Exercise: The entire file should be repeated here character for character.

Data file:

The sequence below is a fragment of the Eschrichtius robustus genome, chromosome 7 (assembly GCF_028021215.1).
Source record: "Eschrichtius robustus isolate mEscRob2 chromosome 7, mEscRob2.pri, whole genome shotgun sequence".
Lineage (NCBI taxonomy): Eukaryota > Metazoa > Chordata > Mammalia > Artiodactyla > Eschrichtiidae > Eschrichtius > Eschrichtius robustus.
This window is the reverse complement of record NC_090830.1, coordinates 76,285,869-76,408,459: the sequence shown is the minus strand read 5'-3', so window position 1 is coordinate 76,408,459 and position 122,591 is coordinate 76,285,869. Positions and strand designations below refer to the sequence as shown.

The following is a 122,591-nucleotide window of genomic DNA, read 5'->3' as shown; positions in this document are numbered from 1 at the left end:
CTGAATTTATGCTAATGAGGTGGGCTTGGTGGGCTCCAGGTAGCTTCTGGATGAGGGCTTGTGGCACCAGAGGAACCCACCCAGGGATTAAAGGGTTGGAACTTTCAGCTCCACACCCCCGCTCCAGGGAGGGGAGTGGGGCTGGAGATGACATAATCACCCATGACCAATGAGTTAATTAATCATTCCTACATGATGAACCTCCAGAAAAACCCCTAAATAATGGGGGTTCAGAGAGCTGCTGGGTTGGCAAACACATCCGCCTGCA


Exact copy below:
The sequence below is a fragment of the Eschrichtius robustus genome, chromosome 7 (assembly GCF_028021215.1).
Source record: "Eschrichtius robustus isolate mEscRob2 chromosome 7, mEscRob2.pri, whole genome shotgun sequence".
Lineage (NCBI taxonomy): Eukaryota > Metazoa > Chordata > Mammalia > Artiodactyla > Eschrichtiidae > Eschrichtius > Eschrichtius robustus.
This window is the reverse complement of record NC_090830.1, coordinates 76,285,869-76,408,459: the sequence shown is the minus strand read 5'-3', so window position 1 is coordinate 76,408,459 and position 122,591 is coordinate 76,285,869. Positions and strand designations below refer to the sequence as shown.

The following is a 122,591-nucleotide window of genomic DNA, read 5'->3' as shown; positions in this document are numbered from 1 at the left end:
CTGAATTTATGCTAATGAGGTGGGCTTGGTGGGCTCCAGGTAGCTTCTGGATGAGGGCTTGTGGCACCAGAGGAACCCACCCAGGGATTAAAGGGTTGGAACTTTCAGCTCCACACCCCCGCTCCAGGGAGGGGAGTGGGGCTGGAGATGACATAATCACCCATGACCAATGAGTTAATTAATCATTCCTACATGATGAACCTCCAGAAAAACCCCTAAATAATGGGGGTTCAGAGAGCTGCTGGGTTGGCAAACACATCCGCCTGCA